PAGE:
State Rep. Brian Ohler (R-North Canaan) has gained information that the Connecticut State Police Special Licensing and Firearms Unit (SLFU) has a backlog of roughly 21,500 firearms purchases or transfers, meaning that they are not logged in the state database. Ohler, who was recently named Ranking Member of the Regulations and Protection Subcommittee of the Appropriations Committee, questioned the Commissioner of the Department of Emergency Services and Public Protection (DESPP) regarding the database at a Public Hearing held on Friday, February 23.
“When I asked about a specific number of transfers or purchases that had yet to be logged, the answer was shocking. Even if the answer was a couple of hundred transactions, it poses a major public safety threat. The fact that it’s into the thousands is really doing a disservice to the law abiding citizens in the Northwest Corner and across Connecticut,” explained Ohler.
Shortly after the meeting, Ohler was informed by a state employee within the SLFU that the number of outstanding purchases or transfers was roughly 18,000.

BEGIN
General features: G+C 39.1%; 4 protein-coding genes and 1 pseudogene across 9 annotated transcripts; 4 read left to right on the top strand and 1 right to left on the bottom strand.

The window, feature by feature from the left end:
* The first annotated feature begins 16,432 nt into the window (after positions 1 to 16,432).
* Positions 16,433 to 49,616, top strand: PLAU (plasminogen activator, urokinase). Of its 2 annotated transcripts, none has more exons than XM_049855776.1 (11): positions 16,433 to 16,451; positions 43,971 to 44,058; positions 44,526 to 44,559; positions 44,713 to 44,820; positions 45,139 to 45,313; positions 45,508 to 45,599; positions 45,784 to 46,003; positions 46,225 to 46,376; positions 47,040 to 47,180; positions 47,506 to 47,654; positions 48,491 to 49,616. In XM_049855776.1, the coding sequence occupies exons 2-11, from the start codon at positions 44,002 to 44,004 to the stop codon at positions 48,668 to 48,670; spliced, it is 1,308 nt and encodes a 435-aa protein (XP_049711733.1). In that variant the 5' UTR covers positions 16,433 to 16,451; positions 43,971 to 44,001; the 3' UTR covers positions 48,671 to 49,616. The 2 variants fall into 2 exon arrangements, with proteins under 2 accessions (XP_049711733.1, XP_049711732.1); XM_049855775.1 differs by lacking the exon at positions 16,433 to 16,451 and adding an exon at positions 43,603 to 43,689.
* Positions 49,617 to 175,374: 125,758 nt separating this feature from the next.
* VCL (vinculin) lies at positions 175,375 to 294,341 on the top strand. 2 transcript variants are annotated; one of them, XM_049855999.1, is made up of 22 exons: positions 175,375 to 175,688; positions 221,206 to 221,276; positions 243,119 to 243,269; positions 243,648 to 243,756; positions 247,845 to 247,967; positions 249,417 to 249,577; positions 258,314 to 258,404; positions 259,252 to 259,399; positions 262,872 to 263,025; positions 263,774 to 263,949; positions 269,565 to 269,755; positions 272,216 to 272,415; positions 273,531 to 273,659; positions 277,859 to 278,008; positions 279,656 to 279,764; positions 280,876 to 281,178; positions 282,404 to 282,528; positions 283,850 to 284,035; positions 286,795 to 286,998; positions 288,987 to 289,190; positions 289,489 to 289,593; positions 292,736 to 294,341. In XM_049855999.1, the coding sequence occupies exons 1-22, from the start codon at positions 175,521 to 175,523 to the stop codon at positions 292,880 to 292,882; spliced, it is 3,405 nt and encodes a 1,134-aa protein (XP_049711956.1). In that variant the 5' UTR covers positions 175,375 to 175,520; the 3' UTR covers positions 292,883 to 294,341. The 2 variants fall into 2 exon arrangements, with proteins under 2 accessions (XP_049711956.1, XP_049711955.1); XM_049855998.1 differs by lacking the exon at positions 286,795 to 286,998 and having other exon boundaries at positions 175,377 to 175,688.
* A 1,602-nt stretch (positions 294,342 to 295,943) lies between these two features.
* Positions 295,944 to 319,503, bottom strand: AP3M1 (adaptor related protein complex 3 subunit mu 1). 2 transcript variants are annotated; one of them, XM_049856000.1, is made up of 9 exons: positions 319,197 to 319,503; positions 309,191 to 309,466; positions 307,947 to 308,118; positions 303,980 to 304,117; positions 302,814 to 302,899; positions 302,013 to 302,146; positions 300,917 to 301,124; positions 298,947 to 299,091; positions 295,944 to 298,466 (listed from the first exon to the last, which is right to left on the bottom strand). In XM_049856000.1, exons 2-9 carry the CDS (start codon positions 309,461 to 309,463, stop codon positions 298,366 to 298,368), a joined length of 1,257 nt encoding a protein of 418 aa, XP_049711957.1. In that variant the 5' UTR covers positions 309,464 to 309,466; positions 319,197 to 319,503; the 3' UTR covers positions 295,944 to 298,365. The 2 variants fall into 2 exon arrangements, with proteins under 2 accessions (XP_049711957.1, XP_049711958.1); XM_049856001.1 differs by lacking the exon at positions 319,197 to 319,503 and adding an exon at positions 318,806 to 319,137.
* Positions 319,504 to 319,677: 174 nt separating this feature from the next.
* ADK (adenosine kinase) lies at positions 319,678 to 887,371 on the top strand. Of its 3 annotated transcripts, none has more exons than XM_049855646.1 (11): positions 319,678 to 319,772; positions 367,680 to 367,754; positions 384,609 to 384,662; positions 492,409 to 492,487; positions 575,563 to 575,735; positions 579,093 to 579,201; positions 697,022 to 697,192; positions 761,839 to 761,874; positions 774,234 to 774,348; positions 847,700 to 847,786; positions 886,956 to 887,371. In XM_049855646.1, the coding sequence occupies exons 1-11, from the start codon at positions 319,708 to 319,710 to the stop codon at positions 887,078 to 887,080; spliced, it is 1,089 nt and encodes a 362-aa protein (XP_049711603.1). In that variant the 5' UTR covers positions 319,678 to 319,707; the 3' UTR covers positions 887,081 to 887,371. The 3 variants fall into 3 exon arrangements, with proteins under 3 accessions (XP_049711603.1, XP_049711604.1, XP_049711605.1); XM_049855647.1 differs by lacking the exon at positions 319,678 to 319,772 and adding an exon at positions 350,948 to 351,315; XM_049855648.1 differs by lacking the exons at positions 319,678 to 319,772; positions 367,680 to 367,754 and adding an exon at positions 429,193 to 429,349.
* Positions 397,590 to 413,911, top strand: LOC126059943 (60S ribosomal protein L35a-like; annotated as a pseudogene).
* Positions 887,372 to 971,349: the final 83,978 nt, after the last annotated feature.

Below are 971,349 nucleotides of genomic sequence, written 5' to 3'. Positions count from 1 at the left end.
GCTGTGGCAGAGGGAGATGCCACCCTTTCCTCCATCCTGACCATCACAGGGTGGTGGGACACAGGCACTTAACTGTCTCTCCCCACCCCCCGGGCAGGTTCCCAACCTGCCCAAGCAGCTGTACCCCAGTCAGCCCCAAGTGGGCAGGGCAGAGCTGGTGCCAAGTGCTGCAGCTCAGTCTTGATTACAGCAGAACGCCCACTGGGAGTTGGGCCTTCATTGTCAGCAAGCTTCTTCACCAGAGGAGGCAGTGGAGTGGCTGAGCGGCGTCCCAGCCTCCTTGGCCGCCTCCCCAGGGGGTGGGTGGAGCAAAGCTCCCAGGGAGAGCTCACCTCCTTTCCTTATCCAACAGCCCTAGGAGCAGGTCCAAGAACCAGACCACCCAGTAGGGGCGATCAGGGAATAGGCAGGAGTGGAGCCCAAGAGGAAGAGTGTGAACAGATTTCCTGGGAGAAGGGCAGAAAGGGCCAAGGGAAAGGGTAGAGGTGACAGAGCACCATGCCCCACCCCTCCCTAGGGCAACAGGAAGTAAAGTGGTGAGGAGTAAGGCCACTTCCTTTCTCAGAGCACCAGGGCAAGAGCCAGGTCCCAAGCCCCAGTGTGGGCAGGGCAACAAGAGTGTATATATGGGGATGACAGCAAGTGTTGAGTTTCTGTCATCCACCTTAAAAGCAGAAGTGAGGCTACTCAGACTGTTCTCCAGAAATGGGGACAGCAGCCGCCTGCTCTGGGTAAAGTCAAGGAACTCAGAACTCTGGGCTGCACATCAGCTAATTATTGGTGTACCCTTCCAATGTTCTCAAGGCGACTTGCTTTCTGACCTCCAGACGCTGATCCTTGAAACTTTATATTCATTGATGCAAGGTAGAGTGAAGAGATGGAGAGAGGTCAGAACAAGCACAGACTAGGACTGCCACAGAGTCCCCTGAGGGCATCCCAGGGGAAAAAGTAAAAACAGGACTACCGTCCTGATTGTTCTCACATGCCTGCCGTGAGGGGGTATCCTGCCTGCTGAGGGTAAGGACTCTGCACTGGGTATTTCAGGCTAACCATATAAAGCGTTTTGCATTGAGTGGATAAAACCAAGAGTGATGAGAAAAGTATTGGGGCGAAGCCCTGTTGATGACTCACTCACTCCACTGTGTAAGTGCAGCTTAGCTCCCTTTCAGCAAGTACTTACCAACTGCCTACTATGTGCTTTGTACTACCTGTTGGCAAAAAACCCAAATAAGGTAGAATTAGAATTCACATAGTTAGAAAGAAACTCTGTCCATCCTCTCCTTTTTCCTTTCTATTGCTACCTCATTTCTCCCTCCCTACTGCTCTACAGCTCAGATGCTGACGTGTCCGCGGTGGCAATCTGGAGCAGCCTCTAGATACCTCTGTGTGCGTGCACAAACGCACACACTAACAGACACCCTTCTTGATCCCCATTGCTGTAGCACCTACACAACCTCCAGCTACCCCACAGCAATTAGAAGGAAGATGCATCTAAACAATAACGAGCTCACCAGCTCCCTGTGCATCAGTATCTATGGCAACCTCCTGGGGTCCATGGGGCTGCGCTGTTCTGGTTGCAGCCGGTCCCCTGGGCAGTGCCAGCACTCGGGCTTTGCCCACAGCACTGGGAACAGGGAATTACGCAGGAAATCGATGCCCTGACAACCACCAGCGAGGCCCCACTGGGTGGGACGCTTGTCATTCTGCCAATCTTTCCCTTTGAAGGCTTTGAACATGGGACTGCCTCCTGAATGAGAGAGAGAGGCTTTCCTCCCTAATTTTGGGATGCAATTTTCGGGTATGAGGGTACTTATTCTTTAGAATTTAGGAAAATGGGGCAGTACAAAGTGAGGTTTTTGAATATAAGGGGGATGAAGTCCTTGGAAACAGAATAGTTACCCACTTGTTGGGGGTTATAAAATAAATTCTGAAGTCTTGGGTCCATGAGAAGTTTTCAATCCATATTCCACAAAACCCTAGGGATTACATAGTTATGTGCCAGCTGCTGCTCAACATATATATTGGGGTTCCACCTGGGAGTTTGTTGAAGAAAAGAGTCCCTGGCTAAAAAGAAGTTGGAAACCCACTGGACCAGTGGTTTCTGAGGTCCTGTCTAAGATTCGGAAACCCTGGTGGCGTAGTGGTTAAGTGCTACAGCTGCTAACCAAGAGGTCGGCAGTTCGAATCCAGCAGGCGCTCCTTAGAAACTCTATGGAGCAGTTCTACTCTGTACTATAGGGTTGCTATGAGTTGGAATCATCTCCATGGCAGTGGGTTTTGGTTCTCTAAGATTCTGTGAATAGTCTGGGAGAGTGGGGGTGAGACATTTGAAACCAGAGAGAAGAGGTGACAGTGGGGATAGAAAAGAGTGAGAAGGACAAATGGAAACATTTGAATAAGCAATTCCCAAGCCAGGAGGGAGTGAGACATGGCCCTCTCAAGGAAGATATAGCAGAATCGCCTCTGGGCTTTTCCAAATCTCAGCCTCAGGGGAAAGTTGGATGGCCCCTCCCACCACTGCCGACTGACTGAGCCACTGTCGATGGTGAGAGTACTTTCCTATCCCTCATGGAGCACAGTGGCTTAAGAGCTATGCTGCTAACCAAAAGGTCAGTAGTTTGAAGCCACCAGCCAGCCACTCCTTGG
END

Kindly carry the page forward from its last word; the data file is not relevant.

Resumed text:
On Monday, February 26, Ohler met again with the leaders of DESPP in a subcommittee work group to address the questions and concerns that were raised at Friday’s Public Hearing. Through further questioning, it was finally disclosed to Rep. Ohler by DESPP Commissioner Schriro that the total number of DPS 3 transfers had, in fact, climbed to 21,500.
What this means? According to Ohler, when a police officer runs a serial number of a firearm, perhaps during a traffic stop or response to domestic violence call, it is entirely possible that guns that have been purchased legally will not appear in the search. This could lead to arrests and seizures of legal firearms. “Gun control remains at the forefront of conversations, both on the state and federal levels. While more laws are being considered, it is clear that DESPP cannot handle the critical tasks they are charged with. The SLFU has systematically reduced staffing by ten people over the last three years. A plea for help and staff has fallen on deaf ears and that, to me, is unacceptable. I am willing to work with the Commissioner and my colleagues on the Appropriations Committee to try and resolve this serious issue,” concluded Ohler.
Photo: Rep. Ohler is interviewed about his interaction with DESPP at the Legislative Office Building.